The high cost of reading…

April 8, 2014

Yesterday’s post about translation also got me thinking about the cost of books here and abroad. The Mars Bar test of the relative costs of articles is quite interesting in this case. When I first bought paperbacks, as a child, with birthday or Christmas money, paperback books cost 2/6d, 3/-, or 3/6d, which is 5,6 or 7 Mars Bars respectively. If you take today’s Mars Bar at about 60p, then 5,6 or 7 Mars Bars equates to £3, £3.60 or £4.20, none of which amounts would buy you a new paperback book. New books start at £6.99 and up. And what’s with the 99p business? who are they fooling? So the price of books increases in £1 jumps.

Thinking about France, whose book market I’m reasonably familiar with: book prices there increase in 10cent jumps, which is a lot more reasonable. Equally, paperbacks start at 5€ and 6€, which is rather cheaper than here in Britain. And in France they pay VAT on books! I have long had the impression of being ripped off by greedy British (or multinational) publishers, and looking at the maths does nothing to dispel this…

I’ve also long been peeved by the poor quality of books sold here. Hardbacks (starting at around £20) are often printed on cheap paper which browns quite quickly, the spines are often glued rather than sewn, and the covers are thin, paper-covered cardboard. Paperbacks have improved a little since the 1980s when they were bound with dreadful glue that splintered and cracked, with whole sections falling out: I’ve lost count of the number of treasured books I’ve had to re-bind. But we seem to have been royally ripped-off by the shift to the ‘B format’ paperback (larger than the old ‘A format’), which seems to have been nothing other than an excuse for whacking prices up further. It’s interesting that the US market still produces some A format mass-market paperbacks, and also produces hardbacks to a much higher standard. They do have a bigger potential market, of course, and the related economies of scale.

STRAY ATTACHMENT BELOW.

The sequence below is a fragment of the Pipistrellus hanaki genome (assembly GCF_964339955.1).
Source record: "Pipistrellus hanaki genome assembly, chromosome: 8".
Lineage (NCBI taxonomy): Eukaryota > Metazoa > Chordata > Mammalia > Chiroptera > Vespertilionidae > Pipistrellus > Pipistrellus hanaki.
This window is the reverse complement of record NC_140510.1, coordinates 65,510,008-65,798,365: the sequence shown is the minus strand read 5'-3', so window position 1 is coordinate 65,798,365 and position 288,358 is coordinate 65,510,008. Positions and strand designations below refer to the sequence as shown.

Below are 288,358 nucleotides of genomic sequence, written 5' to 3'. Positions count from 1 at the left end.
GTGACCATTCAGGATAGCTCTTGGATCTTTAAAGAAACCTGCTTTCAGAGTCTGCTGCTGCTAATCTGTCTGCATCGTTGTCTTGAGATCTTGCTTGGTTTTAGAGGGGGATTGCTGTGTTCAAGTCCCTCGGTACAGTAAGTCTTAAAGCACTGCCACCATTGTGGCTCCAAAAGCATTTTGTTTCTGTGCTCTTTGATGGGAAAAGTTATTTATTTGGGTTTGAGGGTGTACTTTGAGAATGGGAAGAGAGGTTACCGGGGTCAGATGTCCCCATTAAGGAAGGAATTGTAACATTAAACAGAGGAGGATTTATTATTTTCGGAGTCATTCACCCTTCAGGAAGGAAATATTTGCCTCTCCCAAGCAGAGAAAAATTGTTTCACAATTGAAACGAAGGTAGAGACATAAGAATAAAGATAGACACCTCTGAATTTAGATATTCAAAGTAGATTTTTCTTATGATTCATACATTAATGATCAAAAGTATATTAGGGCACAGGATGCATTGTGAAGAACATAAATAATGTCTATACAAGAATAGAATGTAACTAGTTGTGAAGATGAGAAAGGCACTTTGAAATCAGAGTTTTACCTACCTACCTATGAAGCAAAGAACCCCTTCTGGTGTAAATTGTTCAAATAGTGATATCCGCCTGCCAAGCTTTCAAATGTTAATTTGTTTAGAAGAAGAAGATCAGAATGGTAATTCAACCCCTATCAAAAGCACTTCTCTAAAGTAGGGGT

I think publishers here have been greedy. They lost the battle over the Net Book Agreement, so seem to have marked prices up in order to safeguard the bottom line in the era of price-cutting. They didn’t see the huge shift to internet sales coming, and don’t really seem to have a plan.

I think it’s a great shame that so many bookshops have gone out of business, but when over-priced books of relatively poor quality are available at a realistic (i.e. discounted) rather than extortionate (i.e. full) price online, I’d be daft not to go that way. Of course, in France they have a law that restricts discounting to 5% only, in order to protect bookshops. I don’t know how successful it has been.

Basically, I’m getting old…


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